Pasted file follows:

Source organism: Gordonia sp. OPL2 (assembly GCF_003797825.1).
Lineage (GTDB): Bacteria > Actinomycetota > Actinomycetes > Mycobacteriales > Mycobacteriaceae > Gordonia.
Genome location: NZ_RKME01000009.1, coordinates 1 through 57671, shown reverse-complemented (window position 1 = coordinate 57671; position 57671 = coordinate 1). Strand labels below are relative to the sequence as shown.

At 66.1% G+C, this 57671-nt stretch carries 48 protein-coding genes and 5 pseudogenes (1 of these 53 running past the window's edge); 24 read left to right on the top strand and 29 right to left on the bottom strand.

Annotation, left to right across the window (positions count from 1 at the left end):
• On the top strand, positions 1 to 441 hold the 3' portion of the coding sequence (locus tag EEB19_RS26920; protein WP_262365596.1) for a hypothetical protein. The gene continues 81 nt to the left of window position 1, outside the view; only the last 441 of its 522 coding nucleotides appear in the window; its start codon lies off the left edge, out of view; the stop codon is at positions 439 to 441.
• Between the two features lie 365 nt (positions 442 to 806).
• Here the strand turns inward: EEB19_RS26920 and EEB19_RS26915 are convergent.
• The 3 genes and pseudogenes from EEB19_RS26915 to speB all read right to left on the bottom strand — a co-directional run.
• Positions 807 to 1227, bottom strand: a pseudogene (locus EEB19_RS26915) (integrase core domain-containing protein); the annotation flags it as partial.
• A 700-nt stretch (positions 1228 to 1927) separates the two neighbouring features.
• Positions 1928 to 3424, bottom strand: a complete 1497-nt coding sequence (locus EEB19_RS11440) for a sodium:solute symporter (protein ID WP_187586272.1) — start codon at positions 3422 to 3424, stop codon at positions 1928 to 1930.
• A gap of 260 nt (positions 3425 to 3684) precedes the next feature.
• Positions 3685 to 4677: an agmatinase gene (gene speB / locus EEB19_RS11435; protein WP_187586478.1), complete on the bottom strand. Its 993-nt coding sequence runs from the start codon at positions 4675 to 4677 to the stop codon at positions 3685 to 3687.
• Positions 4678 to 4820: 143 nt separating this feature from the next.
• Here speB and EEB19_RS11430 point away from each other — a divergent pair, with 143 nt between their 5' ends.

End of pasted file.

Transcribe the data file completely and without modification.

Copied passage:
Source organism: Gordonia sp. OPL2 (assembly GCF_003797825.1).
Lineage (GTDB): Bacteria > Actinomycetota > Actinomycetes > Mycobacteriales > Mycobacteriaceae > Gordonia.
Genome location: NZ_RKME01000009.1, coordinates 1 through 57671, shown reverse-complemented (window position 1 = coordinate 57671; position 57671 = coordinate 1). Strand labels below are relative to the sequence as shown.

At 66.1% G+C, this 57671-nt stretch carries 48 protein-coding genes and 5 pseudogenes (1 of these 53 running past the window's edge); 24 read left to right on the top strand and 29 right to left on the bottom strand.

Annotation, left to right across the window (positions count from 1 at the left end):
• On the top strand, positions 1 to 441 hold the 3' portion of the coding sequence (locus tag EEB19_RS26920; protein WP_262365596.1) for a hypothetical protein. The gene continues 81 nt to the left of window position 1, outside the view; only the last 441 of its 522 coding nucleotides appear in the window; its start codon lies off the left edge, out of view; the stop codon is at positions 439 to 441.
• Between the two features lie 365 nt (positions 442 to 806).
• Here the strand turns inward: EEB19_RS26920 and EEB19_RS26915 are convergent.
• The 3 genes and pseudogenes from EEB19_RS26915 to speB all read right to left on the bottom strand — a co-directional run.
• Positions 807 to 1227, bottom strand: a pseudogene (locus EEB19_RS26915) (integrase core domain-containing protein); the annotation flags it as partial.
• A 700-nt stretch (positions 1228 to 1927) separates the two neighbouring features.
• Positions 1928 to 3424, bottom strand: a complete 1497-nt coding sequence (locus EEB19_RS11440) for a sodium:solute symporter (protein ID WP_187586272.1) — start codon at positions 3422 to 3424, stop codon at positions 1928 to 1930.
• A gap of 260 nt (positions 3425 to 3684) precedes the next feature.
• Positions 3685 to 4677: an agmatinase gene (gene speB / locus EEB19_RS11435; protein WP_187586478.1), complete on the bottom strand. Its 993-nt coding sequence runs from the start codon at positions 4675 to 4677 to the stop codon at positions 3685 to 3687.
• Positions 4678 to 4820: 143 nt separating this feature from the next.
• Here speB and EEB19_RS11430 point away from each other — a divergent pair, with 143 nt between their 5' ends.